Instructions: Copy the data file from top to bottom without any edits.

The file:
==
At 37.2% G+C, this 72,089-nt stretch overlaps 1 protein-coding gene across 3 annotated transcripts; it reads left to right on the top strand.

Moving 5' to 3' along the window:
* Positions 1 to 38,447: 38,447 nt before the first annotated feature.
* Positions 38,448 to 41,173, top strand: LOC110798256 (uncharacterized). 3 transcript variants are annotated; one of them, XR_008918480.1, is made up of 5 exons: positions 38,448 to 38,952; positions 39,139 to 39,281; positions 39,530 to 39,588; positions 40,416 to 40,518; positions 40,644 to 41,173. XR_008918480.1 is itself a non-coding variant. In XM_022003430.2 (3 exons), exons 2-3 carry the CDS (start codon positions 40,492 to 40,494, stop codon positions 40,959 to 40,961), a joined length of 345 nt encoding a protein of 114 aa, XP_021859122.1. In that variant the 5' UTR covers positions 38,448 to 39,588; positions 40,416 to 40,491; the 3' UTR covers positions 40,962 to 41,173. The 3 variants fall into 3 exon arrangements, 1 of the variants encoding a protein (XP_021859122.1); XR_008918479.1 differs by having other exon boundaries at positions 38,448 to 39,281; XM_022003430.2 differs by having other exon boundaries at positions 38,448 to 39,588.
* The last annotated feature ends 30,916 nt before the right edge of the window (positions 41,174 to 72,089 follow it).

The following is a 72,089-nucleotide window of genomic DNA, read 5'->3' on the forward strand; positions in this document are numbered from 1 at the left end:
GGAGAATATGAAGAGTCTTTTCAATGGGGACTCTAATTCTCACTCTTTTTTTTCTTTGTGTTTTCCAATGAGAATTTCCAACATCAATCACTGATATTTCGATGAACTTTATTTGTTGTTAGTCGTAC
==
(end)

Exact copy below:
At 37.2% G+C, this 72,089-nt stretch overlaps 1 protein-coding gene across 3 annotated transcripts; it reads left to right on the top strand.

Moving 5' to 3' along the window:
* Positions 1 to 38,447: 38,447 nt before the first annotated feature.
* Positions 38,448 to 41,173, top strand: LOC110798256 (uncharacterized). 3 transcript variants are annotated; one of them, XR_008918480.1, is made up of 5 exons: positions 38,448 to 38,952; positions 39,139 to 39,281; positions 39,530 to 39,588; positions 40,416 to 40,518; positions 40,644 to 41,173. XR_008918480.1 is itself a non-coding variant. In XM_022003430.2 (3 exons), exons 2-3 carry the CDS (start codon positions 40,492 to 40,494, stop codon positions 40,959 to 40,961), a joined length of 345 nt encoding a protein of 114 aa, XP_021859122.1. In that variant the 5' UTR covers positions 38,448 to 39,588; positions 40,416 to 40,491; the 3' UTR covers positions 40,962 to 41,173. The 3 variants fall into 3 exon arrangements, 1 of the variants encoding a protein (XP_021859122.1); XR_008918479.1 differs by having other exon boundaries at positions 38,448 to 39,281; XM_022003430.2 differs by having other exon boundaries at positions 38,448 to 39,588.
* The last annotated feature ends 30,916 nt before the right edge of the window (positions 41,174 to 72,089 follow it).

The following is a 72,089-nucleotide window of genomic DNA, read 5'->3' on the forward strand; positions in this document are numbered from 1 at the left end:
GGAGAATATGAAGAGTCTTTTCAATGGGGACTCTAATTCTCACTCTTTTTTTTCTTTGTGTTTTCCAATGAGAATTTCCAACATCAATCACTGATATTTCGATGAACTTTATTTGTTGTTAGTCGTAC